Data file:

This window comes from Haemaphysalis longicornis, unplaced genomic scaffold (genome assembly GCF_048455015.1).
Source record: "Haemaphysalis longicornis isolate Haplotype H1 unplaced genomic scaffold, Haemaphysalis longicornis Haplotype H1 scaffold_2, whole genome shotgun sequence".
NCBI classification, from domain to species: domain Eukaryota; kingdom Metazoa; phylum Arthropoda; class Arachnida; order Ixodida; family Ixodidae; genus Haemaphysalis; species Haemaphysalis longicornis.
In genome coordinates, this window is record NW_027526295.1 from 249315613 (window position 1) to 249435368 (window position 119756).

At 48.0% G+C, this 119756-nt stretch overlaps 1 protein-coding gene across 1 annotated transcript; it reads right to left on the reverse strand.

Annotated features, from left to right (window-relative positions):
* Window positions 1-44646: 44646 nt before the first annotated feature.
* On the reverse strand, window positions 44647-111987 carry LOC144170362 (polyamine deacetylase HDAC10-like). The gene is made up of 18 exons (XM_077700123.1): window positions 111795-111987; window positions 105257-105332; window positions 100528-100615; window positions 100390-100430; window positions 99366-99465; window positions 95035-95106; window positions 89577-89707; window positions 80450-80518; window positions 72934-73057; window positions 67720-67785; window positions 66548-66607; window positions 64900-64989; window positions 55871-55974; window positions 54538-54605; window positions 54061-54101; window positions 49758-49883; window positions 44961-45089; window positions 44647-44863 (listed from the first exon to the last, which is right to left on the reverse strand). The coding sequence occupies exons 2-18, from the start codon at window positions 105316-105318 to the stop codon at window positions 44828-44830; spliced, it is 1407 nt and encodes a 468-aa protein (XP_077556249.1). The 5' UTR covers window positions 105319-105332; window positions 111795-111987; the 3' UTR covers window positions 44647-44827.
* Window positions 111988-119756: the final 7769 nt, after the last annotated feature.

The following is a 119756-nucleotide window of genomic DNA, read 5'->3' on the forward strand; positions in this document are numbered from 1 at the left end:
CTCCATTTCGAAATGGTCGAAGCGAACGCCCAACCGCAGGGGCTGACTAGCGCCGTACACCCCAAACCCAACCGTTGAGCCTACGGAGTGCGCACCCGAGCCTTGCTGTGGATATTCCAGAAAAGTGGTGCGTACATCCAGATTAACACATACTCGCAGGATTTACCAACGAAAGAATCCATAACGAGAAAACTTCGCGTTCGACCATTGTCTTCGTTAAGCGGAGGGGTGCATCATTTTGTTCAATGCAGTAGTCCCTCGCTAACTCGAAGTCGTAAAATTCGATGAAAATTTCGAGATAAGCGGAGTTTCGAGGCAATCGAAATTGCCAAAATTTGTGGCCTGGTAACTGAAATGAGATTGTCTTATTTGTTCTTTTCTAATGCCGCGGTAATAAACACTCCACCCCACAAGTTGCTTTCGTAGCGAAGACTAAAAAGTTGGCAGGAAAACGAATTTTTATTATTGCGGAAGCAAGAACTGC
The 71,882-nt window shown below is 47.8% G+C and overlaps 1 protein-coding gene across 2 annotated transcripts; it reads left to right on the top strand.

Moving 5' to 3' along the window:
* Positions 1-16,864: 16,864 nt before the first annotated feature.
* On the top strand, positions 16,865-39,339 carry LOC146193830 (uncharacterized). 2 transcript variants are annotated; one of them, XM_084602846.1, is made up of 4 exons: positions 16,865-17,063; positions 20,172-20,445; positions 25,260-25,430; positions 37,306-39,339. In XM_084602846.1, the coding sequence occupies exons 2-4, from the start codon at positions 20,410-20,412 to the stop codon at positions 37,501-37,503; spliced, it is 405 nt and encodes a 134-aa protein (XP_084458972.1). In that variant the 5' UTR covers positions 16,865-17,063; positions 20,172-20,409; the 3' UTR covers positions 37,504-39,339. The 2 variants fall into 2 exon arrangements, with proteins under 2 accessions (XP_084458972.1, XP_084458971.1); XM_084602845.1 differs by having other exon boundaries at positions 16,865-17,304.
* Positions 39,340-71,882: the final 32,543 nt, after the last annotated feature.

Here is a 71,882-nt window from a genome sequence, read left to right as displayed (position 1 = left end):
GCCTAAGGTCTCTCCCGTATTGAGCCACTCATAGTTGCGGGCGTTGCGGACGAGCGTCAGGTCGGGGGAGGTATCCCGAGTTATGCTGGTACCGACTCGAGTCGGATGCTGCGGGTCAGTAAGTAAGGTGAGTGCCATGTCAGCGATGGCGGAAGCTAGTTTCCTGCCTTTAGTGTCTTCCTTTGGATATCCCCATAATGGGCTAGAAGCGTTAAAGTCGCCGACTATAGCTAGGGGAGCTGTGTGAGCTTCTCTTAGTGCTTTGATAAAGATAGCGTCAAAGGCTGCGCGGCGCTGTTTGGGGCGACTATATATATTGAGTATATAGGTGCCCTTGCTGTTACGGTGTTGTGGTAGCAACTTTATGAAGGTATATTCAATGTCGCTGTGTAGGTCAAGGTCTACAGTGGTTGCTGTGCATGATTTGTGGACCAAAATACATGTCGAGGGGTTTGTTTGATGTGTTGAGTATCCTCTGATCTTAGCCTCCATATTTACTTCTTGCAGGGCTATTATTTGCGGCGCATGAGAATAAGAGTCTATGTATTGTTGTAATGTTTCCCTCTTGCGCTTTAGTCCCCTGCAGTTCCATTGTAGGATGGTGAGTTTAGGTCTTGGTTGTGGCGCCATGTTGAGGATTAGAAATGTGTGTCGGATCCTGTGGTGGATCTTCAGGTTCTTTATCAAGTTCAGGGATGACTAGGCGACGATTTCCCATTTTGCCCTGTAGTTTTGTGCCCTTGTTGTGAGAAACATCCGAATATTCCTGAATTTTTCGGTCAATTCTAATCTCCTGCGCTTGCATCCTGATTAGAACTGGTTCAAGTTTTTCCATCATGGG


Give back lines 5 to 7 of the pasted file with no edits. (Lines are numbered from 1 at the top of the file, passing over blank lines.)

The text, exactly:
At 48.0% G+C, this 119756-nt stretch overlaps 1 protein-coding gene across 1 annotated transcript; it reads right to left on the reverse strand.

Annotated features, from left to right (window-relative positions):
* Window positions 1-44646: 44646 nt before the first annotated feature.